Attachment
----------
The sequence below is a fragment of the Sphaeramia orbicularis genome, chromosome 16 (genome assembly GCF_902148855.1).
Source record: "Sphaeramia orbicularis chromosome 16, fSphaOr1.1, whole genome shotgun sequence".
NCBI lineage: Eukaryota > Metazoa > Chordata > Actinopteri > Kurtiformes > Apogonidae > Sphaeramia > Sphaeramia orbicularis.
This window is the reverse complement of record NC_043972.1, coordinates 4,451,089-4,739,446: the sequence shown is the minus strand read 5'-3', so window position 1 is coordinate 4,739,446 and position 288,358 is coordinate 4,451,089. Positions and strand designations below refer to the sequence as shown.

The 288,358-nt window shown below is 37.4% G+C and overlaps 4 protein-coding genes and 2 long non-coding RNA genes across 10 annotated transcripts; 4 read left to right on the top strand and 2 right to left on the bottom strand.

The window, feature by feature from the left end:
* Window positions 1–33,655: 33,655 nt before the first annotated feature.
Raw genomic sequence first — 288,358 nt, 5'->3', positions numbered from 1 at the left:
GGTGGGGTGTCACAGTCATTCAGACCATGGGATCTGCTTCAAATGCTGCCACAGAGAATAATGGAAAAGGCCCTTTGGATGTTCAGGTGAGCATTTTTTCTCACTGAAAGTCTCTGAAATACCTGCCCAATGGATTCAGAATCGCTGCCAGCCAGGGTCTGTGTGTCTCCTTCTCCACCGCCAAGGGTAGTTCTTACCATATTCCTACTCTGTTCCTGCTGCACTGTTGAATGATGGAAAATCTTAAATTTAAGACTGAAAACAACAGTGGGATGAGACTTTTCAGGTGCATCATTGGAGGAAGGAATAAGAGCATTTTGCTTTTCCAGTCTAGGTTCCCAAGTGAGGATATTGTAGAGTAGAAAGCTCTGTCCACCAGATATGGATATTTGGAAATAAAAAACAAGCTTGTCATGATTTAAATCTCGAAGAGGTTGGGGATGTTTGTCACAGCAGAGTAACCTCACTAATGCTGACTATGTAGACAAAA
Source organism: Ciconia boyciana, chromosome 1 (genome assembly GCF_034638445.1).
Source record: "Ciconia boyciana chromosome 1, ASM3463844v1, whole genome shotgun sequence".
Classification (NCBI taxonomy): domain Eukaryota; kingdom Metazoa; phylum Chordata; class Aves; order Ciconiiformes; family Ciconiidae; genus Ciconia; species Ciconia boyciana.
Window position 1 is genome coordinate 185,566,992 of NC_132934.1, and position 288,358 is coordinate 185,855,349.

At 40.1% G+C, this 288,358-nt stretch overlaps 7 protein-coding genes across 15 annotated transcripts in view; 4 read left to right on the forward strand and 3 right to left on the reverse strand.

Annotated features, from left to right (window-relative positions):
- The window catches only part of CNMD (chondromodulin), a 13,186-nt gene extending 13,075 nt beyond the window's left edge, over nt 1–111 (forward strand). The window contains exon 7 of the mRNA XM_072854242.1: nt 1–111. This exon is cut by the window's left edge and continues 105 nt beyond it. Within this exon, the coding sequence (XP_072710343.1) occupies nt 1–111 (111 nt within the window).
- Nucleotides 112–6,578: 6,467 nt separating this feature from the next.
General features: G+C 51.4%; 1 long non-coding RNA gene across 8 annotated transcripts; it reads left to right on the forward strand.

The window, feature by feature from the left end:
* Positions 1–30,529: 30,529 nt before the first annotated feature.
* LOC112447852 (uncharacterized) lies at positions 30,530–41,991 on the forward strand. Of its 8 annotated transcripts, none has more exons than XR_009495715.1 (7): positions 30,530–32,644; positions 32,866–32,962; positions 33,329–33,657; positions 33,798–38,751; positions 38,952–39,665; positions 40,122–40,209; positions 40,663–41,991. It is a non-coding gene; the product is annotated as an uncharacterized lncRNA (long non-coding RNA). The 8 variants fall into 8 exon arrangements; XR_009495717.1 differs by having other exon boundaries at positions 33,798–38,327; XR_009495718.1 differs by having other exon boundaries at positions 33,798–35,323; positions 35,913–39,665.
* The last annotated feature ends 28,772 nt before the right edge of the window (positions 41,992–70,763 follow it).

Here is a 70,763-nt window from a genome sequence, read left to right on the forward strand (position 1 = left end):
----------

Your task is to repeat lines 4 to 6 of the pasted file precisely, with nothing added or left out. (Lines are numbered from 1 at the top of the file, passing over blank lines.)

This window is the reverse complement of record NC_043972.1, coordinates 4,451,089-4,739,446: the sequence shown is the minus strand read 5'-3', so window position 1 is coordinate 4,739,446 and position 288,358 is coordinate 4,451,089. Positions and strand designations below refer to the sequence as shown.

The 288,358-nt window shown below is 37.4% G+C and overlaps 4 protein-coding genes and 2 long non-coding RNA genes across 10 annotated transcripts; 4 read left to right on the top strand and 2 right to left on the bottom strand.

The window, feature by feature from the left end: